Cricket star Usman Khawaja’s brother, who was convicted of framing a love rival by concocting a fake terror plot, will be considered for parole after the Attorney-General’s department made a “jurisdictional error” refusing his release.

Arsalan Khawaja, 40, was imprisoned after forging notebook entries by his UNSW colleague who he falsely claimed was planning Islamic State-inspired lone wolf attacks in August 2018.

Khawaja is serving four and a half years in prison for the bizarre crime.

Commonwealth Attorney-General Michaelia Cash’s department refused Khawaja‘s parole when he first became eligible in June 2021.

But Khawaja‘s lawyer, Bryan Wrench, asked the Federal Court to review the decision.

On Monday he told the court the Commonwealth now conceded there had been a “jurisdictional error”.

That means Khawaja will again be considered for parole just weeks after he was refused, the court heard.

“We just need to make sure there‘s proper procedure in place to allow the decision not to be occasioned by error again,” Mr Wrench told Justice Wendy Abraham.

Khawaja wept in court last year he ­confessed to framing two innocent men with fabricated terror plots between 2016 and 2018.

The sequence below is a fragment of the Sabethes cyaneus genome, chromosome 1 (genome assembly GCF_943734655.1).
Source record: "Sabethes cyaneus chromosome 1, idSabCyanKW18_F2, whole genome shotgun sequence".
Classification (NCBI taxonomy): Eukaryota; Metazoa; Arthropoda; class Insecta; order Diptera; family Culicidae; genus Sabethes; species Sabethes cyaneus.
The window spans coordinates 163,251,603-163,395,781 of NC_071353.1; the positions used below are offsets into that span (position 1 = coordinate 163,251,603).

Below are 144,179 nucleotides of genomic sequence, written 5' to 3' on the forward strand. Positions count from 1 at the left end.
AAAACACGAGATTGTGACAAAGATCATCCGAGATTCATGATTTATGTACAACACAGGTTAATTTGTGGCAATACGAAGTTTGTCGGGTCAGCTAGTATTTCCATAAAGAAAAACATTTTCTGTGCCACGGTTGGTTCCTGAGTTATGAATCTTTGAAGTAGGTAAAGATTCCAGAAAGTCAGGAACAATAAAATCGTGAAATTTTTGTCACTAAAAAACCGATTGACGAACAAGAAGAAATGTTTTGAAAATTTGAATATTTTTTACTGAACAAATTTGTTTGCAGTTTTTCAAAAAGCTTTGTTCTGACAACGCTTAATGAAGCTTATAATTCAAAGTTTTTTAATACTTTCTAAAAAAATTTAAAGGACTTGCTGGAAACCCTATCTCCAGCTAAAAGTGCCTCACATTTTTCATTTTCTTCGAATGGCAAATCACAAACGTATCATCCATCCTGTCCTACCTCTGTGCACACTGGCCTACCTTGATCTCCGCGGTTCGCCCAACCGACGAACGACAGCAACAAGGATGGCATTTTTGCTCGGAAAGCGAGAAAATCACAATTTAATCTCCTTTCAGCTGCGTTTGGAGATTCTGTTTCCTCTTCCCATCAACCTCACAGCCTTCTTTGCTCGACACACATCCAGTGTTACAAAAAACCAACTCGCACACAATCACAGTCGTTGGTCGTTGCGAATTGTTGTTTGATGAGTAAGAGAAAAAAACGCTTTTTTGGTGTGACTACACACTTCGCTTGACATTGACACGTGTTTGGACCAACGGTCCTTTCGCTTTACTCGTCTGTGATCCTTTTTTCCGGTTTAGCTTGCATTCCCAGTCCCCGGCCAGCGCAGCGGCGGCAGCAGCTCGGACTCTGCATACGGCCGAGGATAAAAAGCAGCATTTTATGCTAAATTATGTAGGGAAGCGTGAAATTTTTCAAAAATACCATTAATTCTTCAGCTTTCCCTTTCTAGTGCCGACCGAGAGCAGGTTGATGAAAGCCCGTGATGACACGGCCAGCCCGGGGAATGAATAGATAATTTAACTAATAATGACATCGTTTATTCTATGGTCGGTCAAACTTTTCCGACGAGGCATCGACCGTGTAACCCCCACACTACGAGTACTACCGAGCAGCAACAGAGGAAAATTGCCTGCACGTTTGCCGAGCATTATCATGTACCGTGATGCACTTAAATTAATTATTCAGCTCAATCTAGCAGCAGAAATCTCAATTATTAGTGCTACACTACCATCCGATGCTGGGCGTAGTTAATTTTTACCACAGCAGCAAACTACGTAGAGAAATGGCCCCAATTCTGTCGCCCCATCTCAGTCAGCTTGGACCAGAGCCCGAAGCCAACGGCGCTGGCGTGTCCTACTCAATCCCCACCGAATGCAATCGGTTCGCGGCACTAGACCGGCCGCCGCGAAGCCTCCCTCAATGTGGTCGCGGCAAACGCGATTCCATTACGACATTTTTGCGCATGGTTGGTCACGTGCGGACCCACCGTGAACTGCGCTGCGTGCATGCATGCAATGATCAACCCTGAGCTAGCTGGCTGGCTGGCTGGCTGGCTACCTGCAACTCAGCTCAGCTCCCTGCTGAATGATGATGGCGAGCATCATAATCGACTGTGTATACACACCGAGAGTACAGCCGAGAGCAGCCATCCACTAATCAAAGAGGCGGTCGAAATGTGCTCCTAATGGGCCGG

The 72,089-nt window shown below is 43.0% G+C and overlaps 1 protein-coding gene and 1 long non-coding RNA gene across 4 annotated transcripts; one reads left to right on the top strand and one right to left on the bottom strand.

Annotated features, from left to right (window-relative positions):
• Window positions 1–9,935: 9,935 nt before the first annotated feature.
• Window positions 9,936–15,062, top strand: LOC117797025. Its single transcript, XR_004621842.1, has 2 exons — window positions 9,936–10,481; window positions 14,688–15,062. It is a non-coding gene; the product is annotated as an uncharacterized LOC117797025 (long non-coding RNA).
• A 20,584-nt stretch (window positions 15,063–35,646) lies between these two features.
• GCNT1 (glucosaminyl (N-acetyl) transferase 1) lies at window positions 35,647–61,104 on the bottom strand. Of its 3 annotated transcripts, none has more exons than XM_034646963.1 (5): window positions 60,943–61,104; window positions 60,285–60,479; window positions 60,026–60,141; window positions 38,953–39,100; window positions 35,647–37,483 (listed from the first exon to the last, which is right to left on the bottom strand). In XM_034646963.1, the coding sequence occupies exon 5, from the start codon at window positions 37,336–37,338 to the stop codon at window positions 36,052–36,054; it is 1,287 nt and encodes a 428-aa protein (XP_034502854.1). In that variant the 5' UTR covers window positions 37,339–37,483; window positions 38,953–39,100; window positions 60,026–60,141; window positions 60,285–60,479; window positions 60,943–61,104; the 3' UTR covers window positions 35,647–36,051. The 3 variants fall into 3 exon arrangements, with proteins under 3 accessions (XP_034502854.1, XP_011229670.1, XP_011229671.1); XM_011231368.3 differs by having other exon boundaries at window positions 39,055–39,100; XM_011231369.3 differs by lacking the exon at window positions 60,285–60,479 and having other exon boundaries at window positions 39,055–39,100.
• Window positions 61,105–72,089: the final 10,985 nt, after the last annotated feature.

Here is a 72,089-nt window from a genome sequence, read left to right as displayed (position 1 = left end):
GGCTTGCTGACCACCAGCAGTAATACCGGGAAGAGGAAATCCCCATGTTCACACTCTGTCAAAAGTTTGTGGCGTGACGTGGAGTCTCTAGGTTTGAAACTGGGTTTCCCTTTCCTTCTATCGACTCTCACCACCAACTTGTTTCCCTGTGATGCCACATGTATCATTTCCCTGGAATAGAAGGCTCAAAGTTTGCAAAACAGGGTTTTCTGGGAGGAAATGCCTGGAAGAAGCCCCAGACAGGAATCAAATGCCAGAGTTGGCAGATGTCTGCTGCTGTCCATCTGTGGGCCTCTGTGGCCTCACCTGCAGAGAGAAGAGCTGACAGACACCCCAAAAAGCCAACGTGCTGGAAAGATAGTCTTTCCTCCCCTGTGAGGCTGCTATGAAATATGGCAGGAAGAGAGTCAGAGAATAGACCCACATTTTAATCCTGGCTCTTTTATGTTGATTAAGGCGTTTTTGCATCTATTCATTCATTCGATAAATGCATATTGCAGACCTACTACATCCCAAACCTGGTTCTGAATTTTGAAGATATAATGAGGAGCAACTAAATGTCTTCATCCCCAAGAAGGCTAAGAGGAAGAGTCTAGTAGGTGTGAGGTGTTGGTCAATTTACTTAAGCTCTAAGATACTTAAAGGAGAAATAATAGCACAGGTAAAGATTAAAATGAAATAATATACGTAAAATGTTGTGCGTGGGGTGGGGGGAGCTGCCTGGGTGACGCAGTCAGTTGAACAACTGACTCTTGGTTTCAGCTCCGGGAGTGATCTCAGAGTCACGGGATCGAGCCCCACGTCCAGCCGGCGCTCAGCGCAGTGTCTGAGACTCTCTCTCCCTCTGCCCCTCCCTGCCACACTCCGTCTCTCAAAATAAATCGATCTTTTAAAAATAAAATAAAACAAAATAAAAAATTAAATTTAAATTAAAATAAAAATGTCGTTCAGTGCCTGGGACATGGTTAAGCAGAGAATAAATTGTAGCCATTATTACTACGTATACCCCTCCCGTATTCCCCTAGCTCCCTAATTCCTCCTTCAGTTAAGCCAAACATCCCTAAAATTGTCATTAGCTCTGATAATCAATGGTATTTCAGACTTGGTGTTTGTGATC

It was all to win the hearts of two women.

In 2018 the UNSW IT worker stole a notebook from his colleague Mohamed Kamer Nizamdeen, and secretly wrote down a terrorist blueprint targeting then-prime minister Malcolm Turnbull and the Sydney Opera House.

“Get bomb and weapon training,” “strengthen muscles for jihad” and “can’t wait to go to Sri Lanka for Jihad prep” he wrote in the notebook.

The notebook contained fake plots to attack the Melbourne Cup, Sydney’s St Mary‘s Cathedral and the Boxing Day Test match.

Khawaja was jealous of Mr Nimzadeen‘s friendship with a woman who worked in their office, Shakeela Shahid.

Mr Nizamdeen was wrongly imprisoned for a month in Goulburn’s notorious Supermax jail before he was released on bail. His charges were dropped in October 2018 after experts found two sets of handwriting in the notebook.

“I cannot find joy in the things that I used to do as I am constantly reminded of how violently and suddenly my life was taken from me and I fear that it may happen again,” Mr Nizamdeen said.

He has since returned to Sri Lanka but has had trouble travelling and working because of what happened in Australia.

Ms Shahid has also publicly said she now has trouble trusting people because of Khawaja.

Some years earlier Khawaja had tried to send authorities after another man, known only as M1.

Khawaja had told them M1 wanted to target soldiers at an Anzac Day Dawn Service and “get to famous Australian Muslims”, telling authorities about his batsman brother.

The Attorney-General has been contacted for comment.

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